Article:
Florida-LSU: Heavy Is The Head That Wears The Crown

Michael OleszekAnalyst IOctober 8, 2009

LEXINGTON, KY - SEPTEMBER 26:   Quarterback John Brantley #12 of the Florida Gators carries the ball in the fourth quarter of the game against the Kentucky Wildcats at Commonwealth Stadium on September 26, 2009 in Lexington, Kentucky.  The Gators won 41-7. (Photo by Andy Lyons/Getty Images)

No. 1 Florida Gators (4-0) vs. No. 4 LSU Tigers (5-0)

What Happened Last Week

Florida did not play, as they were on a bye week that couldn't have come at a better time for the Gators. 

Despite starting the season 4-0, the Gators have had a rash of injuries, both nagging and season ending—a teamwide bout with a flu-like virus, a brutal concussion to quarterback Tim Tebow, and a growing shadow of doubt over the rest of the season.

LSU escaped Athens, Georgia, with a last-second 20-13 win over Georgia. The win took some big plays from running back Charles Scott and a horrible call from the officials to end in a fourth-quarter win.

Florida Will Win If…

Florida establishes the running game early

With the possibility of Tim Tebow not playing and John Brantley possibly getting his first significant playing time, Florida is going to have to establish the running game to ease the pressure on whichever quarterback is in the game.

It is imperative that Florida ease the early onslaught that LSU defensive coordinator John Chavis will throw at the Gator offense.

Florida has two home run speed threats in Jeff Demps and Chris Rainey, with an inside runner in Emmanuel Moody. All three of them will need to maintain a consistent pace when Florida's offense is on the field.

LSU is 41st in the nation in rushing defense, while Florida boasts the top running offense in the nation.   

LSU's defensive front is nowhere near the dominant unit that people have come to expect from them. To compound things, the pass rush that has only generated five sacks this season has come against offensive lines that aren't of the same caliber as Florida's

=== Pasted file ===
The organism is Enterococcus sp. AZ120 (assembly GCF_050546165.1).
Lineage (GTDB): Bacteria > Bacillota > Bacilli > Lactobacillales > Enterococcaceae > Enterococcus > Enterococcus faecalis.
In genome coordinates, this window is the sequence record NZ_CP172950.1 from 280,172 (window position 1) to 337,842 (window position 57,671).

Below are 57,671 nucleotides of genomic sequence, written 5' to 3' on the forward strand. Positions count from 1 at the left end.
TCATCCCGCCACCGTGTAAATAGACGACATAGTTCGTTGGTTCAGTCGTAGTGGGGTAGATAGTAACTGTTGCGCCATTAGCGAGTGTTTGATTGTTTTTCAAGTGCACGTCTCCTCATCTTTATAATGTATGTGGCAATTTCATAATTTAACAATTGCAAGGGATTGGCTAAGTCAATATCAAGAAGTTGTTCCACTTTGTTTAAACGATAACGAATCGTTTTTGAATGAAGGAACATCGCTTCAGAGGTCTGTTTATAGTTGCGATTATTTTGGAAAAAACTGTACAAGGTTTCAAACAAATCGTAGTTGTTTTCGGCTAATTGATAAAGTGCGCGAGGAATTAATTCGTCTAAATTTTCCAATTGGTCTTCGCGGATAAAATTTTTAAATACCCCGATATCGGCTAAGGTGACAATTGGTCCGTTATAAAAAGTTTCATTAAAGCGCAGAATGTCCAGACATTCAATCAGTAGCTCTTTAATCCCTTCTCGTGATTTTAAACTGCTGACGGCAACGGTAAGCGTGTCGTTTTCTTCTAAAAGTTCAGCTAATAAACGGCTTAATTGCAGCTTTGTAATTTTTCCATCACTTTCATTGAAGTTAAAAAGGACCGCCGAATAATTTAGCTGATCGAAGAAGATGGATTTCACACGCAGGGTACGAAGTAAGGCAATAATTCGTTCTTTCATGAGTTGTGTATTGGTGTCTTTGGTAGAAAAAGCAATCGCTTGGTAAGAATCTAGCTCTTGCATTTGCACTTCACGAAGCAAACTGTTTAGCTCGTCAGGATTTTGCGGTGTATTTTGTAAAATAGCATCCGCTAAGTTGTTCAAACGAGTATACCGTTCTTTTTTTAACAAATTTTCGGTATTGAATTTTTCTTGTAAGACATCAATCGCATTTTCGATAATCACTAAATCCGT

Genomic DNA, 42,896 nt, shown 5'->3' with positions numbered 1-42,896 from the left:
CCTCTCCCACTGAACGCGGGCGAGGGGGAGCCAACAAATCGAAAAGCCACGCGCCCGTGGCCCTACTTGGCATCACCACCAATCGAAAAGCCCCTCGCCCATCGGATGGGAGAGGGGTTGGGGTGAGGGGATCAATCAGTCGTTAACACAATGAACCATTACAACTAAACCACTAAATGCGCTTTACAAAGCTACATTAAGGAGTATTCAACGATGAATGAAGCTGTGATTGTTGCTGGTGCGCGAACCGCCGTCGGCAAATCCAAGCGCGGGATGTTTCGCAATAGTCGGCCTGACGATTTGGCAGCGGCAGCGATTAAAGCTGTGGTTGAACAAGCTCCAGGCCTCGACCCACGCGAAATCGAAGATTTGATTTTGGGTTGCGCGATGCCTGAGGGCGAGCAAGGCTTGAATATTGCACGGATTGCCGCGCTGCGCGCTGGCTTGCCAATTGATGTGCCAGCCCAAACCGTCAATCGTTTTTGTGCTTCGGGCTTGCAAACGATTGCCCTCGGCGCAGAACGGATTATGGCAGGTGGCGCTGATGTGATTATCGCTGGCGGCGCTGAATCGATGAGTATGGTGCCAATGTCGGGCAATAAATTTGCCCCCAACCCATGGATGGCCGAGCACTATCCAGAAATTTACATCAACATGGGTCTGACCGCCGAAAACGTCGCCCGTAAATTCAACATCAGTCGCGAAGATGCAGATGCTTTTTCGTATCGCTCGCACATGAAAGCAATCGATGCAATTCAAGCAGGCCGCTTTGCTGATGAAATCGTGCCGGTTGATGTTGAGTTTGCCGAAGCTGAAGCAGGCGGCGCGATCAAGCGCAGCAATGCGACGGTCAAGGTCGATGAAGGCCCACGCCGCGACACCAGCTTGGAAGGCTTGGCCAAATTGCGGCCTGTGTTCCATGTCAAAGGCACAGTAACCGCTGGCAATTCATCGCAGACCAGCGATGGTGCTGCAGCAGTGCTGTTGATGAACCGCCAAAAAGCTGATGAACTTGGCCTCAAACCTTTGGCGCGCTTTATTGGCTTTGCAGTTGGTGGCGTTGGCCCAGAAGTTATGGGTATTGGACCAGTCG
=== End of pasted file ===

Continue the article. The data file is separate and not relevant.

Florida's Defense is Dominant

Brandon Spikes, Major Wright, Joe Haden, Dustin Doe, A.J. Jones, Jermaine Cunningham, and Wondy Pierre-Louis—most Gator fans instantly recognize these names as members of Florida's defense.

However, after a closer look, all seven were either freshman or sophomore starters on the defense that let the 2007 game slip through their fingers.

Remember now? The game that saw LSU go 5-of-5 on fourth down, including 3-of-3 in the fourth quarter. Florida couldn't stop them and LSU knew it.

Fast forward to this year. A defense with long memories and fueled by a desire to be absolutely dominant is mixed with an LSU offense that hasn't blown away an opponent.

It could be a bad mix for the Tigers.

The defense is going to have to pressure LSU quarterback Jordan Jefferson in a variety of ways and get him off balance. The running game hasn't been very effective for LSU, and Jefferson has played pretty well in comparison with the production LSU got from its quarterbacks last season.

Florida has not played up to its full potential on defense this year, and a huge game on the road against LSU will go a long way towards building up for a title run. 

Florida Will Lose If…

Florida's quarterback situation determines their offense

Tim Tebow may or may not play. John Brantley hasn't played anything other than mop-up time. Tim Tebow is a Heisman Trophy winner and arguably one of the most competitive athletes in any sport. John Brantley has mostly held a clipboard and run the scout team in practice.

The offense cannot be radically altered based on who is in the game. When Brantley is in the game, the offense will feature some sets that Florida utilized when Chris Leak was the quarterback. When and if Tim Tebow is in the game, there probably won't be as many designed runs for him.

LSU is going to come after both of them, hard. Florida's coaching staff needs to keep the offensive changes to a minimum and trust whoever is setting up behind center.

The X-Factor Will Be…

Florida quarterback John Brantley

For everyone who is waiting until Tim Tebow leaves to see what Florida will look like on offense, Saturday night is going to be a good indicator. Nevermind the fact that John Brantley's first possible start is on the road in Death Valley. The true indication is going to be how he reacts to real, fast, first-team football from the opening kick.

One advantage John Brantley has is his young receiver corps. For the past two years, Tim Tebow has spent the majority of his time throwing to Percy Harvin, Louis Murphy, Cornelius Ingram, and Riley Cooper. With the exception of Cooper, everyone else is gone.

John Brantley has spent his time throwing to all of the younger receivers that Florida has counted on to step up this season and haven't—yet.

Brantley probably knows their tendencies a little bit more—how they break out of their cuts, where they want the ball placed, how much air to put under it on deep throws.

This will play into an advantage for Florida, especially when they go with four and five receiver sets.

Game Prediction

Florida 34, LSU 17


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